- Intel announced new low-power laptop display tech that could give laptops up to 28 hours of battery life.
- The technology allows displays to use a single watt of power.
- There's some fine print to Intel's claims, but it doesn't poke a bunch of holes in the company's claims.
Intel made a bold claim that its new low-power display technology could potentially double the battery life on laptops, the company announced at Computex in Taipei on Tuesday.
Intel is teaming up with display tech companies Sharp and Innolux to make laptop displays that consume a single watt of power.
It's unclear exactly how much power a typical laptop display consumes, but the company claims that a low-power display can add four to eight hours of battery life to a typical laptop during local (non-streaming) video playback. "That means battery life could be up to 28 hours on some devices," Intel said in a press release. Most laptops hang around the 12-hour battery life mark.
It's worth noting that Intel added some fine print to its 28-hour battery life claim where you'd usually find a lot of caveats. But Intel's fine print doesn't actually undo any of its claims.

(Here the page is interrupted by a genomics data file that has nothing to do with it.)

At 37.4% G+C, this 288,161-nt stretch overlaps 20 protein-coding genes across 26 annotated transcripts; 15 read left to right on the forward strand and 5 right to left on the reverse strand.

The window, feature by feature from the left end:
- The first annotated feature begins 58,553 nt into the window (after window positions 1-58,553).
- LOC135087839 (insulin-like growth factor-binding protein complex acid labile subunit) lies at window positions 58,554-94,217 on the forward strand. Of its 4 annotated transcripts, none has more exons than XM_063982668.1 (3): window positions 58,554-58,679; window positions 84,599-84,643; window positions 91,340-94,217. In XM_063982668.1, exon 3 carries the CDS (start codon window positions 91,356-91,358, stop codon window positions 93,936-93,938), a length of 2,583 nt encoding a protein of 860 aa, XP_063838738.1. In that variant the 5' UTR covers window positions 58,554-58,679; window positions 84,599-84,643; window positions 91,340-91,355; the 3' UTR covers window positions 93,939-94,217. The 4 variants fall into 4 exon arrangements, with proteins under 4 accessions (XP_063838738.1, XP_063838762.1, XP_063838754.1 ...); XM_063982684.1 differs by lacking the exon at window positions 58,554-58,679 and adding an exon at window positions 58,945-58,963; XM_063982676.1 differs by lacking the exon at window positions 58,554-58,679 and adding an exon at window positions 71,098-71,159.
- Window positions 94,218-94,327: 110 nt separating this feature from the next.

Intel's testing was done on a decently powerful laptop with the company's "U" series of chips that are usually found in ultrabook laptops, which is a common and totally reasonable type of laptop to test out its claims. Ultrabook laptops are slim and light, and can easily handle everyday tasks, as well as certain heavier tasks. You'll find Intel's "U" series chips inside Apple's 13-inch MacBook Pros, for example, which are very capable machines.
Intel also noted in its fine print that the testing was done with "several power savings techniques." One of those techniques was to reduce the display's brightness down to 150 "nits," which isn't too bad in terms of brightness. Another power-saving technique was to play video locally from the laptop's hard drive for the testing rather than using power-hungry internet streaming.
The technology is still in the development stage at the moment, and there's no clear timeline for when we can expect laptops with low-power displays on store shelves. There's also no telling which laptop manufacturers would use the technology. Still, all in all, Intel's new low-power display tech appears promising.
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